This poem is followed by “You Are the Reason” and “Love Can”, a 3-part poem introduced by the following paradoxical lines, which seem a precursor of the strong feelings about the character and power of the subject of the volume, love, articulated in the verse with copious employment of oxymoron (bitter sweet, heavy light), and (also in other poems in the collection) antithesis, metaphor, simile, personification, etc.:

Love hurtsLove heals
……………………………Your buttocks like loavesRising in the furnace of the sun. (“You”, p.85)……………………………
Your breasts are two virgin hillsWith their pinnacle of paradise. (“Metaphor”, p.96)
“Tender Tormentress”, p. 23, is another poem in the publication that reflects the use of oxymoron. However, the 3rd stanza of the poem bears what seems an isolated case of typographical error:

in the feathery sockets of of a voice...

Other poems in this section include: “The Evening of Your Smile”, “Forbidden Song”, “Firelove”, “04 04 04” “Special Day”, “Touch Me”, “You Are”, “Not Now, Desdemona”, “Adumaradan” (Yoruba and English versions), “Queen of the Night”, “Divine Command”, “Tender Tormentress”, “Tender Moment”, “Tasks”, “You Gave Me Memory”, “Born in Every Land”, “Breaking Bread”, “Beehive”, “the Fish in Your Eye”, “Phone It in”, “Puzzle”, “Love in a Season of Terror”, “Public Passions”, “Laughter without Forgetting”, “Who’s Afraid of the Mermaid?”, and “The Longest Love Poem in the World”, which contains only one word:


The 2nd segment (Songs of Absence) comprises: “Song of Absence” (1 & 2), “These Many Moons”, “While You Were Away”, “Borrowed Paper”, “Chase”, “Three Sadnesses & an Acre of Laughter”, “Promise”, “Where?”, “Miles and Rice”, “Bulb Eyes”, “Airport”, “Love from the Sky”, “Fly Fast”, “Fly Me”, “I See You”, “Have You Seen Her?”, “Heart’s Eye View”, “Skirt”, “Rain or Shine”, “Dusk”, “Endnote”, “Under Another Sky”, “Tidings/Trade Winds”, “Closer by Far” and “Elephant Across the Path”.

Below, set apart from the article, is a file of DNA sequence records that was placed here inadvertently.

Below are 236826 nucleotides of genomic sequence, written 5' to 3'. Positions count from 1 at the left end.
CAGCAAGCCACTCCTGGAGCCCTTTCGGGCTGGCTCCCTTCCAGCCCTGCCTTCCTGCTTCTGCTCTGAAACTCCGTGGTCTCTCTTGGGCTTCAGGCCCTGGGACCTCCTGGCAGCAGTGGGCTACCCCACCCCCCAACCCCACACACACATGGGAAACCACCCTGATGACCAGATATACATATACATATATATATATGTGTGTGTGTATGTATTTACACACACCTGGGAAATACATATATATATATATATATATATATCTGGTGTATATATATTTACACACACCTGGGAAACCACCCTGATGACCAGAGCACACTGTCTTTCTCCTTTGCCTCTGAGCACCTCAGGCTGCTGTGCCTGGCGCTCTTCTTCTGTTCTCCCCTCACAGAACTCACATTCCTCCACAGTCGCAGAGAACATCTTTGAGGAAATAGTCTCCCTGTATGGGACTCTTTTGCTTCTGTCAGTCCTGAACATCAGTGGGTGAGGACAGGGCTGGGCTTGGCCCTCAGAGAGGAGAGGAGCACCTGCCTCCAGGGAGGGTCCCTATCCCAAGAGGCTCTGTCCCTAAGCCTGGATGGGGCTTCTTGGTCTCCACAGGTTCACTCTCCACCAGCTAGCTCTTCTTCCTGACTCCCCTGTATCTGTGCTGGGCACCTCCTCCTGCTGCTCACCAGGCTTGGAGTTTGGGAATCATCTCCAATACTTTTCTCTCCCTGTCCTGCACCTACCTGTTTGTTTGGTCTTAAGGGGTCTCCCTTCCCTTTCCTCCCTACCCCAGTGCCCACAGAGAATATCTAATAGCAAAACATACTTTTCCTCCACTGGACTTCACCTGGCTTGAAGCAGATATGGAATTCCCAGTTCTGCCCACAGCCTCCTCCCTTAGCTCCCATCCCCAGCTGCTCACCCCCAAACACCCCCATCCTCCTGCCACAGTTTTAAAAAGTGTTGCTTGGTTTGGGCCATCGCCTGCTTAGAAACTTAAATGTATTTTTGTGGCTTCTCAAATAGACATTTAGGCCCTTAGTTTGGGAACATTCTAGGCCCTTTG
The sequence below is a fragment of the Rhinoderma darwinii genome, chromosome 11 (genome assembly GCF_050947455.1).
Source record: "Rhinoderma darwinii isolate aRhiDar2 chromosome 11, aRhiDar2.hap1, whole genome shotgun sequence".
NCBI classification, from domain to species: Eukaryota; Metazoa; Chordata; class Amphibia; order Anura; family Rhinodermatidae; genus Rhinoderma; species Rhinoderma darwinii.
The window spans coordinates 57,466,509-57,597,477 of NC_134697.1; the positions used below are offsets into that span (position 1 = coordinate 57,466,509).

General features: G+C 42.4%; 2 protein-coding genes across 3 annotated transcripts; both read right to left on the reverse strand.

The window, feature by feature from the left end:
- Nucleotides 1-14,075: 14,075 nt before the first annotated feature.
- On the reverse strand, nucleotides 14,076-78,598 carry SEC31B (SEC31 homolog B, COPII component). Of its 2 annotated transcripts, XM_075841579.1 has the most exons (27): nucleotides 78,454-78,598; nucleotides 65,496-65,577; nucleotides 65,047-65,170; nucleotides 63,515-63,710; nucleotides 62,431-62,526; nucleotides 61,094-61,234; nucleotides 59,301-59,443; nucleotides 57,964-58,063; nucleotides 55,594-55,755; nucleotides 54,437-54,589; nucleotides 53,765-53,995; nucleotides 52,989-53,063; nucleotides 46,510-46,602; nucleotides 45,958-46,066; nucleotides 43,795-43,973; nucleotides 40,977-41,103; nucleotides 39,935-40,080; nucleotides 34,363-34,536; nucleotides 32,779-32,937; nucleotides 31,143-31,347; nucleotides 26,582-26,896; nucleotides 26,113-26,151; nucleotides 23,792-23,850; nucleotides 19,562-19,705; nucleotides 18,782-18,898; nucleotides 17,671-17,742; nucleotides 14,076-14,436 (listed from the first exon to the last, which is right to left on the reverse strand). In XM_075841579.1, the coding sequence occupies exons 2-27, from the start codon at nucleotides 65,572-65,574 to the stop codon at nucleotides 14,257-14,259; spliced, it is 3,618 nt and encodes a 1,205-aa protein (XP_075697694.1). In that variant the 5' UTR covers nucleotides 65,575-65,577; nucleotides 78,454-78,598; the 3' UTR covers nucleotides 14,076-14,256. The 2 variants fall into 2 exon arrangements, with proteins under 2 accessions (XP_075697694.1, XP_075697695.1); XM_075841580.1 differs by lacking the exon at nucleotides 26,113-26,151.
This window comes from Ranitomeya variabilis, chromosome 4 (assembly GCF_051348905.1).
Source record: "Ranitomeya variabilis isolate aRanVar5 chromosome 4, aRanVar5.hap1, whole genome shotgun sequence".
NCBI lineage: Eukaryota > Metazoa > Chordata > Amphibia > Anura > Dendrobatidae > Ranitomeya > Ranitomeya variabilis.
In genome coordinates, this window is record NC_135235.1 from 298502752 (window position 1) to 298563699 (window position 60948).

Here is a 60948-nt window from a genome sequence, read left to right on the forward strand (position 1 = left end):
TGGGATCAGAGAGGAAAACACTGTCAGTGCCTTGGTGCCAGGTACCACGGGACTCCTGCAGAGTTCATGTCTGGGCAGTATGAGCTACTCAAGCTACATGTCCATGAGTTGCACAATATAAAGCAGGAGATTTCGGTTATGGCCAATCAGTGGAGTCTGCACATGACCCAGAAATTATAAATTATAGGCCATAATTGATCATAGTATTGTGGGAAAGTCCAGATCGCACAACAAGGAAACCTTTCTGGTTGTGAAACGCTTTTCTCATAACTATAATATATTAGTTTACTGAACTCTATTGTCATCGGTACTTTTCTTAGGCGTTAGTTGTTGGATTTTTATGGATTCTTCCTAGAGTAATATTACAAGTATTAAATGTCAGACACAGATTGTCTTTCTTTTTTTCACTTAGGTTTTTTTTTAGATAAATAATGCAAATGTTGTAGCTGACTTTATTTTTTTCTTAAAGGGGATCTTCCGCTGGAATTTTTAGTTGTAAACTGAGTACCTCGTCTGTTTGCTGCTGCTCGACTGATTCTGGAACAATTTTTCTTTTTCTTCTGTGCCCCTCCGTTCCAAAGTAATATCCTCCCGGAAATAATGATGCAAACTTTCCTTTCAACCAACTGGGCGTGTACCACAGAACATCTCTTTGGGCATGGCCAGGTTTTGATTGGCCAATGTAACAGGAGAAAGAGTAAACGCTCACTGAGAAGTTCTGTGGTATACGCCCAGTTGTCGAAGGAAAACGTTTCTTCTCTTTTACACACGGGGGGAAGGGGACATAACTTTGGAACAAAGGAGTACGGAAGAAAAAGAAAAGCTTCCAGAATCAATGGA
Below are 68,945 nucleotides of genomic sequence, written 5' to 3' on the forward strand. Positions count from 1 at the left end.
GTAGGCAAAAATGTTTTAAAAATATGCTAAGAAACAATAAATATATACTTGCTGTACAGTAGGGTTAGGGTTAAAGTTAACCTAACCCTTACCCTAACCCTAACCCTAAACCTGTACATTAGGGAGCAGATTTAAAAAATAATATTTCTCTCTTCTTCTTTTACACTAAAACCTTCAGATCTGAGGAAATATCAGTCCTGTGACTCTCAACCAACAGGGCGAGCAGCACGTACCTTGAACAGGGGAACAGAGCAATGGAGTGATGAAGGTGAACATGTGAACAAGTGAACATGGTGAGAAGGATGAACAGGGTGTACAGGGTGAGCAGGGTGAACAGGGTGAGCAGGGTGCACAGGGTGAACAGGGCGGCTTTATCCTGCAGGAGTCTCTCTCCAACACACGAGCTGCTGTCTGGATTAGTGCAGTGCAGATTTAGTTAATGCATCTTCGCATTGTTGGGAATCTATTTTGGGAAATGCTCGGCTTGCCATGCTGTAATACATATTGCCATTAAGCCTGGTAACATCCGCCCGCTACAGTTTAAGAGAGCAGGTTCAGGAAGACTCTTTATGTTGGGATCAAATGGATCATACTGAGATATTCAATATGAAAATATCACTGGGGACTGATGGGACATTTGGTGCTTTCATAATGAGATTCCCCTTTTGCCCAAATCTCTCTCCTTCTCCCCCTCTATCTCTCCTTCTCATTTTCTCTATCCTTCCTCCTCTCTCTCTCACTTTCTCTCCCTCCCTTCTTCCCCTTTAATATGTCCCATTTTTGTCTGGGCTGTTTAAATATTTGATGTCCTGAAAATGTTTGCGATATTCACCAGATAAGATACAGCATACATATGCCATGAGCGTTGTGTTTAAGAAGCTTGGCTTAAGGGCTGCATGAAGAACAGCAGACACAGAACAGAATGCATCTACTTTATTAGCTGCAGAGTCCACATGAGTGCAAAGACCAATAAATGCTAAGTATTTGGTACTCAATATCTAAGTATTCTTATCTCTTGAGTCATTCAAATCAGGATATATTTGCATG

The verses in the 3rd section, captioned Metaphor, are: “Questions for a Poet’s Wife”, “Bless”, “Keep the Window Open”, “Love Grows in Your Garden”, “Apple of my I”, “Mood”, “You Taught Me”, “Liquid Legend”, “Mountains”, “You”, “No-Yes”, “Loreving”, “My Miss Take”, “Do It”, “Grafted”, “Melody”, “Ebony (1)”, “Born Between Two Seas”, “First Love”, “Dogon” and “Metaphor”.


The verses in TENDER MOMENTS are, in the main, lyrical. These poems exhibit the essential ingredients of African poetry, which is largely panegyrical, dramatic, and musical. Most of the poems in the collection, especially “Bless” (p.75) could be sung to the accompaniment of drums, gongs, flutes, horns, sekere (rattle gourd) and other African traditional musical instruments.

Some of the poems feature refrains and songs; e.g. “In the Mood for Love” (3), “Adunmaradan” (pp. 17 & 19), “Elephant Across the Path” (p.68).

Though blank verse is employed in much of the poetic content of the publication, the poet reflects much industry and discipline, especially in the area of versification. The verses in the collection are mostly consciously skilfully patterned; e.g.:

Hold me tightUnfreeze my night
Count my teethWith the tip of your tongue
Deck my neck with a golden wreathKnock me our with your endless song